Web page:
The unit sported three first-round defenders in the 2012 NFL Draft (Mark Barron, Dre Kirkpatrick, and Dont’a Hightower), as well as another in 2013 (Dee Milliner) and 2014 (C.J. Mosley). Any way you slice it, Alabama’s 2011 defense was one of the scariest in college football history.

Nebraska Cornhuskers – 2009

Record: 10-4 | Yards Allowed/Game: 271.7 (7th) | Points Allowed/Game: 10.4 (1st) | Drafted Players: 8 | Shutouts: 2 | Award Winners: Ndamukong Suh (Bednarik, Nagurski, Outland, Lombardi)

There are multiple players from the 2009 Nebraska defense to highlight, but Ndamukong Suh likely sends chills up even Jason Voorhees’ spine. The 6’4″, 300-pound DT routinely penetrated backfields, racking up 24 tackles for loss and 12 sacks. He was as close to unstoppable as you can get, ragdolling offensive linemen en route to one of the most decorated seasons in CFB history.

The Cornhuskers’ defense may have revolved around a single player, but the rest of the unit stood tall. A secondary led by Prince Amukamara, Larry Asante, and Alfonzo Dennard were able to play free with Suh and Co. wreaking havoc up front. A 10-4 record isn’t all that impressive, but the offense was mediocre. Still, Nebraska dominated Arizona 33-0 in the Holiday Bowl and nearly beat the national champion runner-up Texas 13-12 in the Big 12 title match.

USC Trojans – 2008

Record: 12-1 | Yards Allowed/Game: 221.8 (2nd) | Points Allowed/Game: 9 (1st) | Drafted Players: 13 | Shutouts: 3 | Award Winners: Rey Maualuga (Bednarik)

Under Pete Carroll’s tutelage, USC thrived in the mid-2000s. Yet, 2008 saw the Trojans deploy one of the scariest defenses in college football history. With three linebackers selected in the top 40 picks (Clay Matthews, Brian Cushing, and Rey Maualuga), it’s safe to say the second level of the defense was as good as it gets. USC’s lone defeat came at the hands of Oregon State early in the year. In total, the Trojans gave up 10+ points just three times across 13 contests.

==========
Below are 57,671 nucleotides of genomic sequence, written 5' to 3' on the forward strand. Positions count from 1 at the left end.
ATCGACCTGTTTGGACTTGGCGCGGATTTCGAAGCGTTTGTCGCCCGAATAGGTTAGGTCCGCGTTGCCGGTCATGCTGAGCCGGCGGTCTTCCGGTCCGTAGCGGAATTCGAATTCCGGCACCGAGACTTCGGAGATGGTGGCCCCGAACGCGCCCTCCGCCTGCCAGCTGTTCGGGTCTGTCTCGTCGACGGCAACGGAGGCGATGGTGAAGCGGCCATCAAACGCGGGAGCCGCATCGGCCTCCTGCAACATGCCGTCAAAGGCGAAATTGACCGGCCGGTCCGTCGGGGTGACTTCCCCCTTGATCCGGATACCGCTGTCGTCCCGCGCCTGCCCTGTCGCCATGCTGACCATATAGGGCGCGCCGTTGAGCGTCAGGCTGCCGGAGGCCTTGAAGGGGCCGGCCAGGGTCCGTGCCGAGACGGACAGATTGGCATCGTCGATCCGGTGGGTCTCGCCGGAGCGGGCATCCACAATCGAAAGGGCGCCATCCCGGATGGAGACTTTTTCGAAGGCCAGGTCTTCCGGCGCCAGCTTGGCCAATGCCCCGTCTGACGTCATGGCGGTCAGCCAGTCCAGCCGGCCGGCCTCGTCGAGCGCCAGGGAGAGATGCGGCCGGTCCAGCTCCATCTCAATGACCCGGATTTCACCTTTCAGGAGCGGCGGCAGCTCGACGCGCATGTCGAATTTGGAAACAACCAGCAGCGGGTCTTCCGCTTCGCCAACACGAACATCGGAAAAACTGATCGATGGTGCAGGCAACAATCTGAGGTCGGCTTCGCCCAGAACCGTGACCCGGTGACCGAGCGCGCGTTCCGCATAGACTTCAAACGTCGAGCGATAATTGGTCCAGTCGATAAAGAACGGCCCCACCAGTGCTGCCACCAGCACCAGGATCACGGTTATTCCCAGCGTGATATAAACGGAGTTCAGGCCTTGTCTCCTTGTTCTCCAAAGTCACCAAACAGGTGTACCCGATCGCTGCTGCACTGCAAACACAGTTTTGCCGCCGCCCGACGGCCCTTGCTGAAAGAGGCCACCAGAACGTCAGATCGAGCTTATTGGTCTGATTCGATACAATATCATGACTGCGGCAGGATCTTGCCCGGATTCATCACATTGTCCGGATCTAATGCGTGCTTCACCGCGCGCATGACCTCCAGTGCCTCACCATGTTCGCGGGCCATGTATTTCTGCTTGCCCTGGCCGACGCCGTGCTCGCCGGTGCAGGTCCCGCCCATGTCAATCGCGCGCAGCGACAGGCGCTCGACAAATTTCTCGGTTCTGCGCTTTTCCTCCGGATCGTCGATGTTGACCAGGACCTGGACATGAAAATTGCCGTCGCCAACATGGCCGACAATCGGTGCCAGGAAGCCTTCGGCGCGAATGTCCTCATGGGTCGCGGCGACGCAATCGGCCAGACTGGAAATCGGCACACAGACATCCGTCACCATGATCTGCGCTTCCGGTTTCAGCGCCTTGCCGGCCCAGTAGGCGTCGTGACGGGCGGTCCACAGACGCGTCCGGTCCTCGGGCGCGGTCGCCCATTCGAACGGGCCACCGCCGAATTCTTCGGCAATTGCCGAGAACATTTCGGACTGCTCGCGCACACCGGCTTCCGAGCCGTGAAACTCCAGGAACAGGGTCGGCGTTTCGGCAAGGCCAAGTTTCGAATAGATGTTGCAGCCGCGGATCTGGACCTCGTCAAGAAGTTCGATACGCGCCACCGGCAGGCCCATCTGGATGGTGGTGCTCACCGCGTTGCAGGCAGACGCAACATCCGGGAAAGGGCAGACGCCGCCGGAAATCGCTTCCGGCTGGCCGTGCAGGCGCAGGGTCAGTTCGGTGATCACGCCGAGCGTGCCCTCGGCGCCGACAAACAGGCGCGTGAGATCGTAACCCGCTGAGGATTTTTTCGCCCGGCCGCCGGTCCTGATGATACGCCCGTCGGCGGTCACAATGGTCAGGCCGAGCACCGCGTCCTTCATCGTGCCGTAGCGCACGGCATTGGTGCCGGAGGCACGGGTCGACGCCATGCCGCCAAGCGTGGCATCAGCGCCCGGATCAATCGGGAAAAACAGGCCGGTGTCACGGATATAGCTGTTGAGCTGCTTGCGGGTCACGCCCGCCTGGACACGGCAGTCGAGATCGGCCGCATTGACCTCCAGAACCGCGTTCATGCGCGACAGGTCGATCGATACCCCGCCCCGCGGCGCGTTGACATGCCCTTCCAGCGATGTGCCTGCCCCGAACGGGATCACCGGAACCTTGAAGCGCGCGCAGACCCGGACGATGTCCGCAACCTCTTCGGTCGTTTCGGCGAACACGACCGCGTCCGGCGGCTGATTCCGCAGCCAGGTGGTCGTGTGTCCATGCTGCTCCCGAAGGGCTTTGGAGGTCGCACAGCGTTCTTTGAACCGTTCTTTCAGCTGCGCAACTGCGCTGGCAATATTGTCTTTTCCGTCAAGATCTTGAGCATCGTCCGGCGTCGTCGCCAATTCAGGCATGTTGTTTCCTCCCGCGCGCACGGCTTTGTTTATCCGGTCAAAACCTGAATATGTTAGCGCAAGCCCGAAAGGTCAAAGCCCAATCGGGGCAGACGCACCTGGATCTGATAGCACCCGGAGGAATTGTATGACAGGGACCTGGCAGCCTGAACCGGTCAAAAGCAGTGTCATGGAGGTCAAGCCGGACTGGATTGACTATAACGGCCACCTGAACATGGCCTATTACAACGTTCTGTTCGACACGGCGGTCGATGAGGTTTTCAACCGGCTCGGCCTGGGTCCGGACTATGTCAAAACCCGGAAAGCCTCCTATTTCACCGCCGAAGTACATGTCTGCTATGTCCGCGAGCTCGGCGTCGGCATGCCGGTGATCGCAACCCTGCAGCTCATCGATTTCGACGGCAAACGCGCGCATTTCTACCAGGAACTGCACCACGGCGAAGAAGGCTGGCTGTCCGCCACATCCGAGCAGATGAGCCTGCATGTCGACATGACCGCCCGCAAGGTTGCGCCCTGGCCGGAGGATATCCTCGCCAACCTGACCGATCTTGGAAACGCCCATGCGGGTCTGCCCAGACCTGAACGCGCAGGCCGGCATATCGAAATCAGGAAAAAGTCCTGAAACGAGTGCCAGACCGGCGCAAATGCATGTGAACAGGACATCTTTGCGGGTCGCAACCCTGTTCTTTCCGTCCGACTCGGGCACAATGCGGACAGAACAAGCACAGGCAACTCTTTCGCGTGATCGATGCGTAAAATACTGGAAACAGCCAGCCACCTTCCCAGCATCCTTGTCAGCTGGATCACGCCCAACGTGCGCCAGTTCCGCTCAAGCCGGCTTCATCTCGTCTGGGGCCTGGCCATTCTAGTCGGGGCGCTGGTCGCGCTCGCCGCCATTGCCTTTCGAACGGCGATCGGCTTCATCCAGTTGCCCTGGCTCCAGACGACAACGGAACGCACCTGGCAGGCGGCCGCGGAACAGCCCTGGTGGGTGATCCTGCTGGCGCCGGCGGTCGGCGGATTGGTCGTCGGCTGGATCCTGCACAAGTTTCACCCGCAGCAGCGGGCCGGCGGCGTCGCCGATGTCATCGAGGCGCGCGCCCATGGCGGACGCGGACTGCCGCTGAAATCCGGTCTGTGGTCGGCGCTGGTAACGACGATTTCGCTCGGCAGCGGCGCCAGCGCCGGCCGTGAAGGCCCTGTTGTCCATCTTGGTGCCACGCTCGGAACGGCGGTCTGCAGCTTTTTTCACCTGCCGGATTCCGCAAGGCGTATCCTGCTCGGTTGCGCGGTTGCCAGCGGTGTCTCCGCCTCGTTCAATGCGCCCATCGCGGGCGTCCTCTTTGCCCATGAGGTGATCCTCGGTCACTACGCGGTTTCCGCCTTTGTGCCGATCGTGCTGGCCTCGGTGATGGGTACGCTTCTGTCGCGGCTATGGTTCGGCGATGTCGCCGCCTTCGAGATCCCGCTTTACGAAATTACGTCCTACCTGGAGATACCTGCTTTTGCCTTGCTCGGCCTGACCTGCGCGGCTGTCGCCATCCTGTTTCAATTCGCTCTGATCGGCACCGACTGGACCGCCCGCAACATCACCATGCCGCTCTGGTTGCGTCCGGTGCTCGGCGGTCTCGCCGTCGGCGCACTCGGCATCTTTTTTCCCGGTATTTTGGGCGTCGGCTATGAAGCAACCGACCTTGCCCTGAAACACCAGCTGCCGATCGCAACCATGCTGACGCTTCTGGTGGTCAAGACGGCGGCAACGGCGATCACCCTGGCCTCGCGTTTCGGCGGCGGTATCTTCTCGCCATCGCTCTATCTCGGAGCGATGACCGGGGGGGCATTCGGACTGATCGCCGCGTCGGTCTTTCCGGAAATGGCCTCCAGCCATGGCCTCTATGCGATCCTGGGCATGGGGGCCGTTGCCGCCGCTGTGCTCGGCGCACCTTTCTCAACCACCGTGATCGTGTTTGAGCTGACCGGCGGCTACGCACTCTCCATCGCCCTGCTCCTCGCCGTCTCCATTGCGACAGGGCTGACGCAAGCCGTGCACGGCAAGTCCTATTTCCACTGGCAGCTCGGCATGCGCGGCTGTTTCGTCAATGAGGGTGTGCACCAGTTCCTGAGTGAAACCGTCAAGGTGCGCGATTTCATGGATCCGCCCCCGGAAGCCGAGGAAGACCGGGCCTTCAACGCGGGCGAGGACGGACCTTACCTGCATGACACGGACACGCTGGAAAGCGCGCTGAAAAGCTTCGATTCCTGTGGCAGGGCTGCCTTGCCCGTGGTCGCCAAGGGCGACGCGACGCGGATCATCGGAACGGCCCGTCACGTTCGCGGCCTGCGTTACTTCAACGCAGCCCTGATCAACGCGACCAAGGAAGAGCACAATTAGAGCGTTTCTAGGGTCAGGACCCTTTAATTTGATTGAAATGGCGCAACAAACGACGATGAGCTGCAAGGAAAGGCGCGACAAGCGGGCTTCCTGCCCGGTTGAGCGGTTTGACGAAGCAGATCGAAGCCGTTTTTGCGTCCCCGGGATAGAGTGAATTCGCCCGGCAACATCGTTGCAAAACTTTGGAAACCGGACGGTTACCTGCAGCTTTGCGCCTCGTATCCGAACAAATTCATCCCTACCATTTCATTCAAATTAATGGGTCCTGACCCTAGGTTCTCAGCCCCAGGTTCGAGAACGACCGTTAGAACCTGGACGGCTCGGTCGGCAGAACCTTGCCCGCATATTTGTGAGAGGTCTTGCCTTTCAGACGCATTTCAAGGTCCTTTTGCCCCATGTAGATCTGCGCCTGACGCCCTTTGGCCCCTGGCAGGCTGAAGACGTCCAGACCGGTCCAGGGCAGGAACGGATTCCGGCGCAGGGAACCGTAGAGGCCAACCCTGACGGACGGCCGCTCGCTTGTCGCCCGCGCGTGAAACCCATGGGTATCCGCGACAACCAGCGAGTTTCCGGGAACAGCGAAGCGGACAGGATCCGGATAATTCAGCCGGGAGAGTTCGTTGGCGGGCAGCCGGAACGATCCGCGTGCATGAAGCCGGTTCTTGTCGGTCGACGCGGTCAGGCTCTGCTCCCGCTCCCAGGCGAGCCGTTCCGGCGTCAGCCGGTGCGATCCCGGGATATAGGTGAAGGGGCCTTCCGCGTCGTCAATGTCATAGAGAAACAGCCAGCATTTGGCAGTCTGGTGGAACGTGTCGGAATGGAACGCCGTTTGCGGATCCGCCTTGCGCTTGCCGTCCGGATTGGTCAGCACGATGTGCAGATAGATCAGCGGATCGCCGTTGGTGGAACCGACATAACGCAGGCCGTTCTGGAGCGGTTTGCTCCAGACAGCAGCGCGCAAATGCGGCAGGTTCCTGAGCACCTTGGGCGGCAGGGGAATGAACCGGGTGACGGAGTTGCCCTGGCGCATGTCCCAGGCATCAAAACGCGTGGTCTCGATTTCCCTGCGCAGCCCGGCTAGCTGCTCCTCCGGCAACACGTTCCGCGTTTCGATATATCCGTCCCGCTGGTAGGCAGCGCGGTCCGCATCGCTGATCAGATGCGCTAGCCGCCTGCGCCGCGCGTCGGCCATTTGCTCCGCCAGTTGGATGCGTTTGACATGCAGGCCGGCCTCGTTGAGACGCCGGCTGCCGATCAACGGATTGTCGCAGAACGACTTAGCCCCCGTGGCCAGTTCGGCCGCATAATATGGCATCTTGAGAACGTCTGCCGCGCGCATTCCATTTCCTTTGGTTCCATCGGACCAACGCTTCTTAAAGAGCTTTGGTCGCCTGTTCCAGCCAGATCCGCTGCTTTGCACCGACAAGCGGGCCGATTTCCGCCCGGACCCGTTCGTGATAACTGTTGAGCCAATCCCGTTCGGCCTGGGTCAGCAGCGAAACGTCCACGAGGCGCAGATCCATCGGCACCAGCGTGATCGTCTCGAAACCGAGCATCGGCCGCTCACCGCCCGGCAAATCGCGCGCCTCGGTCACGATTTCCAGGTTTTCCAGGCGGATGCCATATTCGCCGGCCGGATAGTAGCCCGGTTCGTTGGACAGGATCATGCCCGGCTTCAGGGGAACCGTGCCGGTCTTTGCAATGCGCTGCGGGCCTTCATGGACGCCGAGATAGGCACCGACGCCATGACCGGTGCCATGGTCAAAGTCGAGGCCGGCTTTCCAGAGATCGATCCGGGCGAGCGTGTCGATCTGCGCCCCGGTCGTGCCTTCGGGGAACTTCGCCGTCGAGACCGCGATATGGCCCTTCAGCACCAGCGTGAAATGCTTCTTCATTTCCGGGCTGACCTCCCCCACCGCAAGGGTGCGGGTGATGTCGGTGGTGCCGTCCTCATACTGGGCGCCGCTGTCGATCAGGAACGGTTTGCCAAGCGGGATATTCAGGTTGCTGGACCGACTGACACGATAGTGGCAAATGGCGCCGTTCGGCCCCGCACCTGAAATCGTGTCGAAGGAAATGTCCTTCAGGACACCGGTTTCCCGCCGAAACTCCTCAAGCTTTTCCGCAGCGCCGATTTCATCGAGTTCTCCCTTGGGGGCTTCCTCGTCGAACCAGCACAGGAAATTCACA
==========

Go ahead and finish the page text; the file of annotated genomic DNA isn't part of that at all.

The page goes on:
With Fili Moala, Everson Griffin, and Kyle Moore rushing the passers, the aforementioned three-headed dragon patrolling the middle of the field, and Shareece Wright, Cary Harris, Kevin Ellison, and hard-hitting safety Taylor Mays laying the wood at the catch point, it’s no wonder USC conceded just 134.4 passing yards per game — 20 fewer than the next closest team.

LSU Tigers – 2003

Record: 13-1 | Yards Allowed/Game: 255.4 (1st) | Points Allowed/Game: 11 (1st) | Drafted Players: 8 | Shutouts: 0 | Award Winners: None

Were it not for that 2011 Alabama squad, LSU’s defense would’ve been the peak of the mountain that year. Tyrann Mathieu, Mo Claiborne, and Eric Reid made throwing the ball a chore. Regardless, the 2003 version of the Tigers (yet another Nick Saban-led team) rivaled that success. They may not have held a team to zero points, but they allowed over 14 just once.

With five soon-to-be drafted starters, the Tigers posted a completion percentage against of 44.7 (second), an average yards per play of 4 (first), and forfeited just 13.6 first downs per contest (tied first).

LSU plowed to a 12-1 regular-season record, joining Oklahoma and USC as the only one-loss programs that year. The coaches and AP polls had USC and LSU as the top-ranked teams, but the BCS system placed the Tigers and Oklahoma in the national title bout. Will Muschamp’s defense was prepared for Bob Stoops and Jason White’s high-flying offense. They held the Sooners to 14 points, with Marcus Spears even taking an interception to the house.

Miami Hurricanes – 2001

Record: 12-0 | Yards Allowed/Game: 270.9 (6th) | Points Allowed/Game: 9.4 (1st) | Drafted Players: 14 | Shutouts: 3 | Award Winners: None

Even if this list wasn’t in chronological order, I would have saved the best for last. This Hurricanes defense was so talented that they sent 10 (TEN) players to the NFL via the first round of the draft from 2002-2005. While the “drafted players” section above only includes players on the two-deep depth chart to highlight key contributors, this defense would see a mind-boggling 21 future NFL draftees. Just to name a few of those players: Ed Reed, Sean Taylor, Antrel Rolle, Vince Wilfork, and Jonathan Vilma.

En route to the program’s fifth national title, the Hurricanes generated 4.1 turnovers per game. That was just under one turnover more than the second-placed team. Miami would face fourth-ranked Nebraska in the natty. The Cornhuskers averaged 37.4 points (seventh) and 451.2 yards (12th) heading into the contest, but the Hurricanes proved too much to handle. Miami’s defense conceded just 259 yards and 24 points, with James Lewis aiding the offense with a pick-six.

Scariest defenses in CFB since 2000 | Honorable mentions

  • Notre Dame – 2012
  • Florida – 2012 & 2006
  • Virginia Tech – 2006
  • Ohio State – 2002
  • Oklahoma – 2000

James Fragoza is a Writer and News Editor at Pro Football Network. You can read his other work here and follow him on Twitter @JamesFragoza.